And returning to sanity, I suppose I'd have to suggest battered fish and chips as the modern English offering, sad as it seems.

Battered cod (or haddock if you're a Northerner) - food of the gods. The god of Cholesterol Induced Heart Attacks, if you want to be specific.

Failing that i'd offer up the rather nasty Chicken Tikka Masala from our friends in Birmingham or the meat free cr@p we seem to be willing to call sausages now...
posted by twine42 at 8:59 AM on April 15, 2003

If you're ever out Tennant Creek way, stop by Rocky's pizza.
Best kangaroo pizza you'll ever taste - if you can stomach Rocky's jokes about where he got the meat.

I hope those were jokes, at least.
posted by spazzm at 8:59 AM on April 15, 2003

As far as cultural icon foods go, I imagine it'd be hard to beat lutefisk. Although, some Pennsylvanians I know speak highly of Scrapple. I havent tried either but I'd be willing to give 'em a shot. Couldn't be any weirder than the Clam Jerky I tried last night.
posted by jonmc at 9:17 AM on April 15, 2003

Poutine immediately came to mind, glad someone else got it. In North Carolina they also like to eat sonker, which is not particularly weird. In fact, it's very tasty.
posted by nedlog at 9:27 AM on April 15, 2003

Oooh, I love poutine. I go over to Windsor whenever I can to get some. Although, I guess I could make my own.
posted by greengrl at 9:29 AM on April 15, 2003


I'll see your fish soaked in lye and raise you rotten shark fillets buried underneath gravel beaches for a month.
posted by bl1nk at 9:29 AM on April 15, 2003

The other great English cultural culinary icon: Mushy Peas.
posted by Vidiot at 9:32 AM on April 15, 2003

Also, my New York relatives have spoke highly of Mello Rolls. Another New York specialty that seems to confound outsiders is theegg cream. Relax, it contains no eggs(or cream for that matter) and it's delicious. Just don't get bottled ones, those are for communists.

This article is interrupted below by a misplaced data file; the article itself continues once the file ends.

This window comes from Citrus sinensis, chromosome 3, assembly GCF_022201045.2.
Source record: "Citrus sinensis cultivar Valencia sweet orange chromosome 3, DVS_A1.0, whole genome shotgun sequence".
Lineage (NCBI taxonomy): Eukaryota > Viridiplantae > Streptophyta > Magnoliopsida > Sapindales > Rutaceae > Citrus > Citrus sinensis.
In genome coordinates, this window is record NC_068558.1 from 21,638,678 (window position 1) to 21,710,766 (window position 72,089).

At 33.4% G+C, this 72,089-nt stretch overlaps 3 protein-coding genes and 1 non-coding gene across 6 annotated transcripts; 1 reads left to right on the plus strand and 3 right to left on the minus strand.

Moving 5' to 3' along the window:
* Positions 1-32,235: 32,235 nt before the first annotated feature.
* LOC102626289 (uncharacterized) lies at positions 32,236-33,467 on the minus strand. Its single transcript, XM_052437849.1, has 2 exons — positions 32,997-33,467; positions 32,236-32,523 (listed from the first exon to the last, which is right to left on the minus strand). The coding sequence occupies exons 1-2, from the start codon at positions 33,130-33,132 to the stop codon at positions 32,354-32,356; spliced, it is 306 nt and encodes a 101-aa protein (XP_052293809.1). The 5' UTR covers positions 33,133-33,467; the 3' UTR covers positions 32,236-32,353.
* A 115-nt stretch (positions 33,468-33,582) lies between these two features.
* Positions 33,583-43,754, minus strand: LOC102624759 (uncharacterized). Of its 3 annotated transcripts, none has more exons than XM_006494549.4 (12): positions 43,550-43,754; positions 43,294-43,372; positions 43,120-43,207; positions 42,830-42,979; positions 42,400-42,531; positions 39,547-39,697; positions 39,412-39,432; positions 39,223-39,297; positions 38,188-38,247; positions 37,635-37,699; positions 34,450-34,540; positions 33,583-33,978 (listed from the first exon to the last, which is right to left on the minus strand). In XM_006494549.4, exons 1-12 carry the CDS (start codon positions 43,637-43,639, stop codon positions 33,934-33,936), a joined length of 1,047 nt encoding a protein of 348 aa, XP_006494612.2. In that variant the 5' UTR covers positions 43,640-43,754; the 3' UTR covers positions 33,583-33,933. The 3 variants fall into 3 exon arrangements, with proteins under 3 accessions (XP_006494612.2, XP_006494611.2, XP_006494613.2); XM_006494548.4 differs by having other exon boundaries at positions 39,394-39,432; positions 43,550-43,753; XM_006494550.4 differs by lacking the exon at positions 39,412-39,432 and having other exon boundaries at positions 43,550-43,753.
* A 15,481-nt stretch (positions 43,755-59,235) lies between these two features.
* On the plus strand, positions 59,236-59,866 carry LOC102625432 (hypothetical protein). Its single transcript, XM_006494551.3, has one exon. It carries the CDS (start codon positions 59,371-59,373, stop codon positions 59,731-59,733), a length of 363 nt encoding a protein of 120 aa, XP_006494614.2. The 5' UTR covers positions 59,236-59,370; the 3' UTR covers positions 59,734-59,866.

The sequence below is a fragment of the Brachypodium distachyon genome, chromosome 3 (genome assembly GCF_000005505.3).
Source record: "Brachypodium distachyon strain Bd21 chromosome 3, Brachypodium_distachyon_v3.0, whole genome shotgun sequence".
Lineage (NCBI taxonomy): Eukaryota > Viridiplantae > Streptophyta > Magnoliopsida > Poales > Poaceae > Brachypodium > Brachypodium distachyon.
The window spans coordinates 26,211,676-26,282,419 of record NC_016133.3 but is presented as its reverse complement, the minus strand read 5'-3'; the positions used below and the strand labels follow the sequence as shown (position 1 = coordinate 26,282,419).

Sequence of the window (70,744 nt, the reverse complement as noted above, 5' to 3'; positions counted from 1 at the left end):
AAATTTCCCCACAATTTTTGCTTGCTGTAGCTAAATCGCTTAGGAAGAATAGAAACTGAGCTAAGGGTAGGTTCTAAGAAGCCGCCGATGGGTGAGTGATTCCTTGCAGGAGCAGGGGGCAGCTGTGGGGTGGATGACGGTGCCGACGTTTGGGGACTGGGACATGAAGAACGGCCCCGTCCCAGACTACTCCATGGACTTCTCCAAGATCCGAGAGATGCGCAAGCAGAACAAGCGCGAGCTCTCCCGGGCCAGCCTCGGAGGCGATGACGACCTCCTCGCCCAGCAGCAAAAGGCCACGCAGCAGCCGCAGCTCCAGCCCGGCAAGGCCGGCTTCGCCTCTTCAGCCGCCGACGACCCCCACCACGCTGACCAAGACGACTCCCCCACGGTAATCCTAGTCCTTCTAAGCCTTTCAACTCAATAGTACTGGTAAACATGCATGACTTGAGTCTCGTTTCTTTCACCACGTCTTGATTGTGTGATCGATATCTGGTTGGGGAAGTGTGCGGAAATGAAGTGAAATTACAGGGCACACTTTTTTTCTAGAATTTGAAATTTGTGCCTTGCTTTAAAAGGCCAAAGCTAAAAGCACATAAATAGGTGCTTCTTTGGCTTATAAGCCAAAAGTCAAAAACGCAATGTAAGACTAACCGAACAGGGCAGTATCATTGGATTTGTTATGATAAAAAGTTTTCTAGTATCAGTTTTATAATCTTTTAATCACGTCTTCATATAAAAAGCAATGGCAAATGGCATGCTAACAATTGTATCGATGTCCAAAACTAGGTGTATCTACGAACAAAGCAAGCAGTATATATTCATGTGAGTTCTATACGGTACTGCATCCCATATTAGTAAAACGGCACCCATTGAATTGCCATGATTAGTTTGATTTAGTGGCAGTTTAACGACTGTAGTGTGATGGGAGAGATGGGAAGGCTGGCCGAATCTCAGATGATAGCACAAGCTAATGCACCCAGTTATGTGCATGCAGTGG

posted by jonmc at 9:36 AM on April 15, 2003

Personally, when i think of Scotland, i think of the deep-fried mars bar.

Just in case you ever wondered why the Scots have the lowest life expectancy in the developed world :)
posted by derbs at 9:50 AM on April 15, 2003

Scrapple is to die for, literally, jonmc. It's made of really disgusting things, including, according to local legend, whatever gets swept up off of the floor. But damn is it tasty. Soft pretzels, shoo fly pie, cheesesteaks, tastycakes, potato chips - they all have their roots in PA.

I used to go to Moe's Soda Shop in Manhattan and get 25 cent chocolate egg creams when I was a kid. Then I would sit on the floor and read Archie comics until the drink was gone. *sniff*
posted by iconomy at 10:06 AM on April 15, 2003

Ico, to whet your nostalgia, last night I was at a nameless, grimy old school soda-fountain at the corner of 7th Street and Avenue A that had egg creams in over 20 flavors including watermelon. I can't tell ya if they were good or not cause I had a lime rickey instead, which was phenomenal. Perhaps I'll go the egg cream route tonight.
posted by jonmc at 10:24 AM on April 15, 2003

While we're at it, may I present a few tasty Irish dishes: black pudding and drisheen (aka blood sausage and sheep blood/gut pie), crubeens (aka pig's feet), and to finish, goody (a near-mouldy bread pie).